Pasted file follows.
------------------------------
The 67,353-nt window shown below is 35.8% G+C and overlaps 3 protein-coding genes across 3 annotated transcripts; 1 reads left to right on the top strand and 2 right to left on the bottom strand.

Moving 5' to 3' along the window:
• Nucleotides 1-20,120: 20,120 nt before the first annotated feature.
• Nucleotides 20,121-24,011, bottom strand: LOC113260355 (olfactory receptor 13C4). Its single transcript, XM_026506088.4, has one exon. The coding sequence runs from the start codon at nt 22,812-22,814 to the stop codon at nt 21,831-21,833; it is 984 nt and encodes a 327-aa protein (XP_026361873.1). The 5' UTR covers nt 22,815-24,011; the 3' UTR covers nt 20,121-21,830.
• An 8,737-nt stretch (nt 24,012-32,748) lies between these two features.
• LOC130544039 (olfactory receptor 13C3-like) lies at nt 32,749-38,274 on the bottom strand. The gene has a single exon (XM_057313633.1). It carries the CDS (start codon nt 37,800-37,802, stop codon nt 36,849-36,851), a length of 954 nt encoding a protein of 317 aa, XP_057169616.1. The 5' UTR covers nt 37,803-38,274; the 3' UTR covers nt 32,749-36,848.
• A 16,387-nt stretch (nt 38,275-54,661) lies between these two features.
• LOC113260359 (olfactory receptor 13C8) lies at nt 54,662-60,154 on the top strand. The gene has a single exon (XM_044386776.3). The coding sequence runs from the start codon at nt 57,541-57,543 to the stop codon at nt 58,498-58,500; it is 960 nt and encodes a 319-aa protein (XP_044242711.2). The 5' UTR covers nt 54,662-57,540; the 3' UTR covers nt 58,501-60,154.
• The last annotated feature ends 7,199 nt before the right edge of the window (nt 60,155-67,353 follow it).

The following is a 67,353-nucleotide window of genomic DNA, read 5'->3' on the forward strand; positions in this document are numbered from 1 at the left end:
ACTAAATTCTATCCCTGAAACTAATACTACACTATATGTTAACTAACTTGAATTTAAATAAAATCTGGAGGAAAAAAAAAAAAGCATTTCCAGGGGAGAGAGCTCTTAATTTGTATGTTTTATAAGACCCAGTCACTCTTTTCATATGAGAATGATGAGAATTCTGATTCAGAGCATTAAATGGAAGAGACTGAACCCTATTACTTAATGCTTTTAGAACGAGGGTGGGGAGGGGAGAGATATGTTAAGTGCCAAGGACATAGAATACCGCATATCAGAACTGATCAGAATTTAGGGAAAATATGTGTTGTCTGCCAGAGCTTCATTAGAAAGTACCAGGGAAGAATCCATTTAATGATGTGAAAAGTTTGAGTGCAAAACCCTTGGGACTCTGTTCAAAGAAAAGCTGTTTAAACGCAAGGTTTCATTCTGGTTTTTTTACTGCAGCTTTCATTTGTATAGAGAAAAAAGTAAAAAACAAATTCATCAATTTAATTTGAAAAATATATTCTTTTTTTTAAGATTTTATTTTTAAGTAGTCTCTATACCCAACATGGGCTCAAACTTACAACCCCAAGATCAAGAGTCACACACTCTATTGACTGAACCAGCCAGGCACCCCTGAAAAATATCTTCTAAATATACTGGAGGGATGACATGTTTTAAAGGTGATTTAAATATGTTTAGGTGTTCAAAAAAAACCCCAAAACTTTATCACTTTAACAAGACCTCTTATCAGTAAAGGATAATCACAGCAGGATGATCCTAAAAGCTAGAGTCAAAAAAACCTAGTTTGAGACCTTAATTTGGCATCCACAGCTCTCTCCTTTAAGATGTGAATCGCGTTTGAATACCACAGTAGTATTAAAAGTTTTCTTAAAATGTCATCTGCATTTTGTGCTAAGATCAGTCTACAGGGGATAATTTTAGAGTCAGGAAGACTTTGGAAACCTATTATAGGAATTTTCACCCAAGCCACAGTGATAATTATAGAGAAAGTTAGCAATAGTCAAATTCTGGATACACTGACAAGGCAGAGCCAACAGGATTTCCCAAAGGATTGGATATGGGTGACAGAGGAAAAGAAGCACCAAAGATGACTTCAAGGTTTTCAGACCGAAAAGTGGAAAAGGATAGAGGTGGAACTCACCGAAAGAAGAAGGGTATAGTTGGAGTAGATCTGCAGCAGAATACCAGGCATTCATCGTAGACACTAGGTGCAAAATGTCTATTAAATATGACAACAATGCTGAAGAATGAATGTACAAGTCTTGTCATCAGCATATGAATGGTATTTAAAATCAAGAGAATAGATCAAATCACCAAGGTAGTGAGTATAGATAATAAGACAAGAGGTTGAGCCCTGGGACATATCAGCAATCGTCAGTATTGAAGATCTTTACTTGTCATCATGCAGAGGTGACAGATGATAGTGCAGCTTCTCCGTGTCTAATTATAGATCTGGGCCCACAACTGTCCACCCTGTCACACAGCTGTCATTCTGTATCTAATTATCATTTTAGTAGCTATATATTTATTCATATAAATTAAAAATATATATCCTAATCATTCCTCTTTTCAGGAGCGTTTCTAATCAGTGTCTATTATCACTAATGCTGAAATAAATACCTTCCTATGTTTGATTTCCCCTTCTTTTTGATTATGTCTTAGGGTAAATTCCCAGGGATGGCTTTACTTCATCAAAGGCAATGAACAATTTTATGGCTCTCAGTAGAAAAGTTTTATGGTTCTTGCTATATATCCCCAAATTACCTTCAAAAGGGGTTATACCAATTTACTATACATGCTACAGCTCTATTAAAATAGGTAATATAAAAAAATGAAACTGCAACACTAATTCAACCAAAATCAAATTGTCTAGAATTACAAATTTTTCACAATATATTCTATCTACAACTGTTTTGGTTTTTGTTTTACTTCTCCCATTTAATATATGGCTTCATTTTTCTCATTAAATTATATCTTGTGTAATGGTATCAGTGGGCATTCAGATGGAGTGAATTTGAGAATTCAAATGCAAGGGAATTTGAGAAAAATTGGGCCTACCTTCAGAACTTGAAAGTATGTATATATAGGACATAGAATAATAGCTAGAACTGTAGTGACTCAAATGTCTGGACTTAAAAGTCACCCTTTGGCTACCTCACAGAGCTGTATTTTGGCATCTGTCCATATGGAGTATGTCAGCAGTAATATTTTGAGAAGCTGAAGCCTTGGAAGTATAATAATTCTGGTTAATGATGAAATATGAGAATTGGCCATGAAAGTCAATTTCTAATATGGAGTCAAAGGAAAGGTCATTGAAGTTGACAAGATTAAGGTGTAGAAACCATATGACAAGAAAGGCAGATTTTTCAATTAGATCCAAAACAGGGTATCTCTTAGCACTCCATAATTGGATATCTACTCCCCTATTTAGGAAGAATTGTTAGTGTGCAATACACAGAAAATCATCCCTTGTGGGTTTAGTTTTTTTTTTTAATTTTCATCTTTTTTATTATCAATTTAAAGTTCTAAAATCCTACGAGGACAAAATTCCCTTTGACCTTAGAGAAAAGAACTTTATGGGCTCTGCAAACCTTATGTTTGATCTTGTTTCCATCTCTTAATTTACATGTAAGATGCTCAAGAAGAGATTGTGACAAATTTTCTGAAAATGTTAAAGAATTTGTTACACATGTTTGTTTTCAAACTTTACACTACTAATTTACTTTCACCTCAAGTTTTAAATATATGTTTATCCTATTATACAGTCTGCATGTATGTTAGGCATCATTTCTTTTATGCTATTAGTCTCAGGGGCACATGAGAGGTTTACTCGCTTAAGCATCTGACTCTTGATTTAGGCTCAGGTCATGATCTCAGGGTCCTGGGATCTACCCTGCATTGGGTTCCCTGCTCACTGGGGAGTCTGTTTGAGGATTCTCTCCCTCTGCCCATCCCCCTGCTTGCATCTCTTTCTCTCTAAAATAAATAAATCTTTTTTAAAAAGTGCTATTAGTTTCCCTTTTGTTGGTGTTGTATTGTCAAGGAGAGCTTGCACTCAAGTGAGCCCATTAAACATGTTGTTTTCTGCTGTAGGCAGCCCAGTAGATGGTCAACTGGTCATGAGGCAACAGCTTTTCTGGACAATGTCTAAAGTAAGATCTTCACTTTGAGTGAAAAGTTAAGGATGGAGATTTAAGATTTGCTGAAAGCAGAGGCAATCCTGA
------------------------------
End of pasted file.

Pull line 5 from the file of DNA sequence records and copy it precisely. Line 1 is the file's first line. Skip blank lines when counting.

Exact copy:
• An 8,737-nt stretch (nt 24,012-32,748) lies between these two features.